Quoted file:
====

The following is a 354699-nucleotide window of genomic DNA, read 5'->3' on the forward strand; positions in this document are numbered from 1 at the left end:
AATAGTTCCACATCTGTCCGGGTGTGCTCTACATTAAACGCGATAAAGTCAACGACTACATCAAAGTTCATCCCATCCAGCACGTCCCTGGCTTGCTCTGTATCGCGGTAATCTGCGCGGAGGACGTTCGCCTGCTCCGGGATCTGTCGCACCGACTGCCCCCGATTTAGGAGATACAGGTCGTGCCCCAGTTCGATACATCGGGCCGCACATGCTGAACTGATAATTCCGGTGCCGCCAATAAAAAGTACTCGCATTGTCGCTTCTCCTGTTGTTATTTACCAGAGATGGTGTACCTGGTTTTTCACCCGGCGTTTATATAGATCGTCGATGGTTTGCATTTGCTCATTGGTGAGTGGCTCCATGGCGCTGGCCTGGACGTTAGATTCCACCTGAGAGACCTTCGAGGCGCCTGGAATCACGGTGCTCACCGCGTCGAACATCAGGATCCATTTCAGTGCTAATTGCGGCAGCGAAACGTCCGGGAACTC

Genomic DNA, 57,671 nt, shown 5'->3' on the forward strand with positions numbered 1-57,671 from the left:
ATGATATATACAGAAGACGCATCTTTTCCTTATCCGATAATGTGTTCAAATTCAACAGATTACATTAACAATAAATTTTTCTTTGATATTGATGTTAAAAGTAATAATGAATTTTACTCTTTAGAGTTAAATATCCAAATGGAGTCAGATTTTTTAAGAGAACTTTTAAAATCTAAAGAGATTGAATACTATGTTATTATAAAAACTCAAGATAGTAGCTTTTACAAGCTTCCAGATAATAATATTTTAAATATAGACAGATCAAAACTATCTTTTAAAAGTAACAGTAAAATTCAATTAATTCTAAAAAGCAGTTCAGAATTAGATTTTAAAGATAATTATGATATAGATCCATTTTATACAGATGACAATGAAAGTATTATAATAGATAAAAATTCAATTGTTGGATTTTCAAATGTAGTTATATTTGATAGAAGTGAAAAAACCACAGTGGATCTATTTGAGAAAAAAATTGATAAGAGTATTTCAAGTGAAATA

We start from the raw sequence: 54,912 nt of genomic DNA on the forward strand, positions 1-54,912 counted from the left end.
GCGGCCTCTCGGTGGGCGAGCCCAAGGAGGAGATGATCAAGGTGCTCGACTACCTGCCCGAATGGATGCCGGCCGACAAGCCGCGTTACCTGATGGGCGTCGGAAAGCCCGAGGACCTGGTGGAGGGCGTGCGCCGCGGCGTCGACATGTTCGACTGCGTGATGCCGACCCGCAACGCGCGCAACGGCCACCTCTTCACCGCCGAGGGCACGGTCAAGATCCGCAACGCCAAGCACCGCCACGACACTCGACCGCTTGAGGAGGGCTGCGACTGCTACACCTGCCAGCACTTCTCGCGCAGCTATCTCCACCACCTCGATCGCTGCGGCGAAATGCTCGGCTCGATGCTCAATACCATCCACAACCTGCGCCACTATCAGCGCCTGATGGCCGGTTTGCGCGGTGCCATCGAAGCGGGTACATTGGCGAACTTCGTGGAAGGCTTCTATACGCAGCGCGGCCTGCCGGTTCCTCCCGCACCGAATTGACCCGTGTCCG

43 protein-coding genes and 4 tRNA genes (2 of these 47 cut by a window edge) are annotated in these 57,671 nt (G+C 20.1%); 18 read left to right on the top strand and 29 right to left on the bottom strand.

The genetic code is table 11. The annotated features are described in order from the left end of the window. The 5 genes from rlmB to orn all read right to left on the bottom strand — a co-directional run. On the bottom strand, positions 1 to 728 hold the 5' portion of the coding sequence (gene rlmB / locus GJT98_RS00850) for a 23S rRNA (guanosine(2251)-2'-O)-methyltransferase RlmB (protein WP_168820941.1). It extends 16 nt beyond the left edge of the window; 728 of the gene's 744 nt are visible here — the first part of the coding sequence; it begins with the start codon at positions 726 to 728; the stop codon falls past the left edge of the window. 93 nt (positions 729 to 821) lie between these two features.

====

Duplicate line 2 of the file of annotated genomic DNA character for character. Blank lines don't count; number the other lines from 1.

AATAGTTCCACATCTGTCCGGGTGTGCTCTACATTAAACGCGATAAAGTCAACGACTACATCAAAGTTCATCCCATCCAGCACGTCCCTGGCTTGCTCTGTATCGCGGTAATCTGCGCGGAGGACGTTCGCCTGCTCCGGGATCTGTCGCACCGACTGCCCCCGATTTAGGAGATACAGGTCGTGCCCCAGTTCGATACATCGGGCCGCACATGCTGAACTGATAATTCCGGTGCCGCCAATAAAAAGTACTCGCATTGTCGCTTCTCCTGTTGTTATTTACCAGAGATGGTGTACCTGGTTTTTCACCCGGCGTTTATATAGATCGTCGATGGTTTGCATTTGCTCATTGGTGAGTGGCTCCATGGCGCTGGCCTGGACGTTAGATTCCACCTGAGAGACCTTCGAGGCGCCTGGAATCACGGTGCTCACCGCGTCGAACATCAGGATCCATTTCAGTGCTAATTGCGGCAGCGAAACGTCCGGGAACTC